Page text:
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Summary:

South Korea is looking to turn one of its cities and a university into an all Linux-zone. They plan to conduct this experiment in an effort to move away from an over reliance on Microsoft software, according to The Korea Times. It successful other cities will […]

South Korea is looking to turn one of its cities and a university into an all Linux-zone. They plan to conduct this experiment in an effort to move away from an over reliance on Microsoft software, according to The Korea Times. It successful other cities will follow suit.

The selected government and university will be required to install open-source software as a main operating infrastructure, for which the MIC will support with funds and technologies. In the long run, they will have to migrate most of their desktop and notebook computers away from the Windows program of Microsoft, the world’s biggest maker of software.

Brazil, China, Germany and several other countries are already working on moving government bodies away from Microsoft software to more open source tools. But this seems to be one of the biggest tests. The most important question however, is what will this city be called? Tuxville? Any suggestions?

  1. I always hate similar attempts to force using technologies by government body. There are a lot of failed projecrs in Europe which used this approach. I understand that Asia can be other case but anyway. Nothing said about commercial efficacy. Nothing said about total costs of this trnasformation. Nothing said about exit plan in case of failure. Only political aims. What they choose isnt a better software but platform for development of their software industry. Were Microsoft korean corporation, nothing would happen. This is neither victory of Linux nor direct failure of MS

    “… through the showcasing of Linux as the major operating system without any technical glitches and security issues”
    They are kidding or what?

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  2. [...] (via gigaom.com) South Korea is looking to turn one of its cities and a university into an all Linux-zone. They plan to conduct this experiment in an effort to move away from an over reliance on Microsoft software, according to The Korea Times. It successful other cities will follow suit. [...]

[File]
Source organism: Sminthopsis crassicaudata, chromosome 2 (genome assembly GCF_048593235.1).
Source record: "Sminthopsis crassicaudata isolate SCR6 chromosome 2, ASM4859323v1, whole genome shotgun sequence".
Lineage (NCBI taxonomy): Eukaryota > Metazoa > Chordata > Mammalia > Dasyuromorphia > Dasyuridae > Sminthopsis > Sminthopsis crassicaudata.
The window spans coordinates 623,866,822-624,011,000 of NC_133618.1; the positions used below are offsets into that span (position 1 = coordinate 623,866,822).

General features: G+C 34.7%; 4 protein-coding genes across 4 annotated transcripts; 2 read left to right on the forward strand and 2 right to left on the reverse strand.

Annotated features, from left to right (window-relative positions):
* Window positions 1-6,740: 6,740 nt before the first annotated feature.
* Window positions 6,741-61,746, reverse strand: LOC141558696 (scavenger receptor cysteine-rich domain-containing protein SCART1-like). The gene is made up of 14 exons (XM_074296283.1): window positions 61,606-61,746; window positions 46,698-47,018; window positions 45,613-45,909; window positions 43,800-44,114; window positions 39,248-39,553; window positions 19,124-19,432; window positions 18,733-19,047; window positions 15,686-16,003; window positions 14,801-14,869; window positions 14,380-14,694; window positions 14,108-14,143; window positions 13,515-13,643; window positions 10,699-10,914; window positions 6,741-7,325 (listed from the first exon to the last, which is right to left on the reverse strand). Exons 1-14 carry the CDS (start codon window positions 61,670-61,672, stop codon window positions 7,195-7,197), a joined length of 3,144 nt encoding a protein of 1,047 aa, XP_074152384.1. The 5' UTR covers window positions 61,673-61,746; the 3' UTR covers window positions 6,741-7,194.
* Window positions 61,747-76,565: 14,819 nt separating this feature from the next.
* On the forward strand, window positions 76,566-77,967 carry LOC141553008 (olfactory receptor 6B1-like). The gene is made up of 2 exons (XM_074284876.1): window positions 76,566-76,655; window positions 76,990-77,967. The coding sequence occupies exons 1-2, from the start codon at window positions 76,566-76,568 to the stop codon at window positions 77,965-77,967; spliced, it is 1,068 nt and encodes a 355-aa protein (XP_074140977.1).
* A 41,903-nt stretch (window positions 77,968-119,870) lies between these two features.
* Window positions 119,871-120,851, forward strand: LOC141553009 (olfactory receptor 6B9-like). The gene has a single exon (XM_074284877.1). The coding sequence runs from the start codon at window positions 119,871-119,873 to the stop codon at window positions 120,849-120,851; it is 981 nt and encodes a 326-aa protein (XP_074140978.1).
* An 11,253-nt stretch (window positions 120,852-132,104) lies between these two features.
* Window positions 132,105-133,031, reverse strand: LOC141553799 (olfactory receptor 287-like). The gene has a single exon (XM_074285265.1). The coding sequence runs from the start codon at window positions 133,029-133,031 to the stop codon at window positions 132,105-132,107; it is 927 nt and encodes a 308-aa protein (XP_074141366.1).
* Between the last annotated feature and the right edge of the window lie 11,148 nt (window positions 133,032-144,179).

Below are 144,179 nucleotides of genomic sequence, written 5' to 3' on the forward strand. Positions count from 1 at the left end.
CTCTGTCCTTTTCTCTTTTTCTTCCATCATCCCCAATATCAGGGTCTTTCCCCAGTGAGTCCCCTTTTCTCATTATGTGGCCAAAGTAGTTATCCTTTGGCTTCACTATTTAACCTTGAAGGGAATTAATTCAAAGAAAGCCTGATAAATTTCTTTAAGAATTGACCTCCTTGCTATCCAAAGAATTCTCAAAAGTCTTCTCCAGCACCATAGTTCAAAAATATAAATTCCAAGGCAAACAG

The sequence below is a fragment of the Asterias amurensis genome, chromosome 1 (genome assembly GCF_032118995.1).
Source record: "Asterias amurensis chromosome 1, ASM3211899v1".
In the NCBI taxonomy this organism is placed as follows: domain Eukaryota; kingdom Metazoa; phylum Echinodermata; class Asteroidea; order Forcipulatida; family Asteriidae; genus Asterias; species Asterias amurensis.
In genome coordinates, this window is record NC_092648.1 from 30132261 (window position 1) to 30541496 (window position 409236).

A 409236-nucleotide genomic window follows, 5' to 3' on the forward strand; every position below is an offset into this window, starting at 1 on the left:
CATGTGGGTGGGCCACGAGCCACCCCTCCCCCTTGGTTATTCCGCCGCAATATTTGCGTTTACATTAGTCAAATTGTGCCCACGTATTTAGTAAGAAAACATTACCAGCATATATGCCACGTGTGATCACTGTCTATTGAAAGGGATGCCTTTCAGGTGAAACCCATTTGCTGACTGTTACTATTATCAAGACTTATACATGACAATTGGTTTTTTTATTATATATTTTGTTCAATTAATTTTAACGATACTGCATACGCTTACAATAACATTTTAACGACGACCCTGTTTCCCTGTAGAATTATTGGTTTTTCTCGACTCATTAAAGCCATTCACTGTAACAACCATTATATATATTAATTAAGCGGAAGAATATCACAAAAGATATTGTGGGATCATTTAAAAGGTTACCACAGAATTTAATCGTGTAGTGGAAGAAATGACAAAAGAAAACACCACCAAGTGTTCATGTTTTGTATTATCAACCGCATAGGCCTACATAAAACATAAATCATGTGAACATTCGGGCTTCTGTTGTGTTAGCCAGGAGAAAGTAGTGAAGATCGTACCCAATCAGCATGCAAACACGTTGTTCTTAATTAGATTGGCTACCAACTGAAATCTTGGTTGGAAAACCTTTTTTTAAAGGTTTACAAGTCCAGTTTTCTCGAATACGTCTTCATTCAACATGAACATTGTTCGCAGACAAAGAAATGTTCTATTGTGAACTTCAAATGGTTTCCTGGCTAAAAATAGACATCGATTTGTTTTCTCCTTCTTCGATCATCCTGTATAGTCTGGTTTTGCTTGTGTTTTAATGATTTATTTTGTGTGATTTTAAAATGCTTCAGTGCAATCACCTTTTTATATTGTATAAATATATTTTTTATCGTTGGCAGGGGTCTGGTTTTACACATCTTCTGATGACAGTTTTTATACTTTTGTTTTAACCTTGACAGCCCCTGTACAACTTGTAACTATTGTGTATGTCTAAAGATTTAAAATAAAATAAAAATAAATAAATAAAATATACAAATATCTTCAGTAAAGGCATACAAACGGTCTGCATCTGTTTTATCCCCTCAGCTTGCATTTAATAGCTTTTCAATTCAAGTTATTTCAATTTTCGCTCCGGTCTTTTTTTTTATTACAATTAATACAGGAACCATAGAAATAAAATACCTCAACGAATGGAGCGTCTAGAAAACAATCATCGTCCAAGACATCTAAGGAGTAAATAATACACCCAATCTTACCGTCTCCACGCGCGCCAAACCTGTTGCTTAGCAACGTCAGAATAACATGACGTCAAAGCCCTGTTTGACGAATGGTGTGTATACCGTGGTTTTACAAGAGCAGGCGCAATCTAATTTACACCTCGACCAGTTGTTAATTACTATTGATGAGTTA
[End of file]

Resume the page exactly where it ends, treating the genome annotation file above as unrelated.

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  3. While I agree with EQ2 plat on the whole, it is also always good to see larger organizations (be that government, corporations, or otherwise) realize that Windows and Office isn’t the only option out there. I like to see that these people know about Linux and are willing to experiment. Let’s just hope they have thought it out properly first.

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  4. the way i am reading this piece is that they are experimenting with it. if it works and can fit the bill, they will go for the full transition. i think it is prudent to try doing that at the very least.

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  5. Argree with EQ2. Good luck!

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  6. A couple of points to address any implication that this step is ‘risky':

    1. Asianux by Korean company Haansoft has already been deployed on thousands of servers in Korea.

    2. Haansoft’s desktop Linux & Hancom Office products have already been deployed on 120,000+ Korean Government PCs

    3. Asianux Linux from Haansoft has already been certified and deployed by IBM, HP, Oracle and others in Korea.

    Thus, it is important not to extrapolate a U.S. market-centric view of the world onto activities in other parts of the world, especially Asia.

    Greetings from Australia > frank

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